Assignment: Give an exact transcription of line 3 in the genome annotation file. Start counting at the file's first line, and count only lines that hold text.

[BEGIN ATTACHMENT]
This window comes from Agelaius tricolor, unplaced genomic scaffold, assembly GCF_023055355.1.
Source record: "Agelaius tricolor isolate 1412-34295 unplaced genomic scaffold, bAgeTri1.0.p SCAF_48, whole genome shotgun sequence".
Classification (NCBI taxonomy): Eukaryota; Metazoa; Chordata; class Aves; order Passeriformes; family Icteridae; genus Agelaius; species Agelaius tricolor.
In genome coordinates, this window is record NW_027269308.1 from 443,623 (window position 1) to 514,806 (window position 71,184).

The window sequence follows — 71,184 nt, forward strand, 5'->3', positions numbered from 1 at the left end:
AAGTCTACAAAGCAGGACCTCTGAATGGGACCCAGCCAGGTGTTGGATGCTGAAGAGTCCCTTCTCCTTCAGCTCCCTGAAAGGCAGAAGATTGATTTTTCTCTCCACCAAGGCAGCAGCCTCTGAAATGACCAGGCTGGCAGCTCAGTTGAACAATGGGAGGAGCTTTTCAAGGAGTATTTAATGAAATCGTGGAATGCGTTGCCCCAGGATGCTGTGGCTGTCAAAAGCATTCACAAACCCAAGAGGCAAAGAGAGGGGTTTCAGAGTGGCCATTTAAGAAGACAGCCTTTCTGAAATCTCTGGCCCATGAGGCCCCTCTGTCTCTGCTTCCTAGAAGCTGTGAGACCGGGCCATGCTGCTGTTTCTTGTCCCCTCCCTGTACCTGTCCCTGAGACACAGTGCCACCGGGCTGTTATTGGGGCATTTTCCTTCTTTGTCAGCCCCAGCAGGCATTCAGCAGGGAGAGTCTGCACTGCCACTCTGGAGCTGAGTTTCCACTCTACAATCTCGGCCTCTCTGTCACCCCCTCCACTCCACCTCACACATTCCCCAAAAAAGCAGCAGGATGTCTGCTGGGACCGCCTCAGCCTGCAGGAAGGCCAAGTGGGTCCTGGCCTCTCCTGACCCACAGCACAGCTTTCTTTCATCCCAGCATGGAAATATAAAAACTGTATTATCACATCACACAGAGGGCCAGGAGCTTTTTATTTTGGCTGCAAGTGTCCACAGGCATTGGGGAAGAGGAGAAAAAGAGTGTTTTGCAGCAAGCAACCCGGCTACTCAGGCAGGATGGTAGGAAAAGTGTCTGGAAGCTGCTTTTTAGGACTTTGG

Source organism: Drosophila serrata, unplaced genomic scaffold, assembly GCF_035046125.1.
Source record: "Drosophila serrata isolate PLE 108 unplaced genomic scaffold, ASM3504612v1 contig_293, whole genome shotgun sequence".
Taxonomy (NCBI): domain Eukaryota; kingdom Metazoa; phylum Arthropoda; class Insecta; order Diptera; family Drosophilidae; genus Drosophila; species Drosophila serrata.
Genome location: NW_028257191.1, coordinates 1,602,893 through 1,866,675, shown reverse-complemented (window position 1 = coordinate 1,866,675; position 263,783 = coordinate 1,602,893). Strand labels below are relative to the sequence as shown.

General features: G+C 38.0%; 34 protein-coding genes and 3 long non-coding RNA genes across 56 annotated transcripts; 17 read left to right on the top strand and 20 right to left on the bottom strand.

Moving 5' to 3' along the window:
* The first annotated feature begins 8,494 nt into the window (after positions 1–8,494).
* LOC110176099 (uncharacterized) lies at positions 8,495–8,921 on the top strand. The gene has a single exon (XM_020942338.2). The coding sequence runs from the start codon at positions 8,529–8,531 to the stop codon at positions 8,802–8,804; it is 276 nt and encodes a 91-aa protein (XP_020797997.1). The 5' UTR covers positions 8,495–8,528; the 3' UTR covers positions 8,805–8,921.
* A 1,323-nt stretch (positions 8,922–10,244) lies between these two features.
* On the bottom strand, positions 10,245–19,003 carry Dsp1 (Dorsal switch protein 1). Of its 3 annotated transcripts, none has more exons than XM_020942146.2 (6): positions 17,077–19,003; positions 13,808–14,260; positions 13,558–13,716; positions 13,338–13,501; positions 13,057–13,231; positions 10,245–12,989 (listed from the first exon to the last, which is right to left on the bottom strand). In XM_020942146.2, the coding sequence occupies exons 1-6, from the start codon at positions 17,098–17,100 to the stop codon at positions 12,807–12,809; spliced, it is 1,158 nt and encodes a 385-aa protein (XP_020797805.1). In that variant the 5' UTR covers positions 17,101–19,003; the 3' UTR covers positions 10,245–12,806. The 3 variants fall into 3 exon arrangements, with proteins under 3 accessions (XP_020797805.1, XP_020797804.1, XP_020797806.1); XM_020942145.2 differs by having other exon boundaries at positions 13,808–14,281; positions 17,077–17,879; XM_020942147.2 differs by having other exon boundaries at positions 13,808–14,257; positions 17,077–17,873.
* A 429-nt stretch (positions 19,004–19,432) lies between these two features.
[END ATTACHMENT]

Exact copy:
Classification (NCBI taxonomy): Eukaryota; Metazoa; Chordata; class Aves; order Passeriformes; family Icteridae; genus Agelaius; species Agelaius tricolor.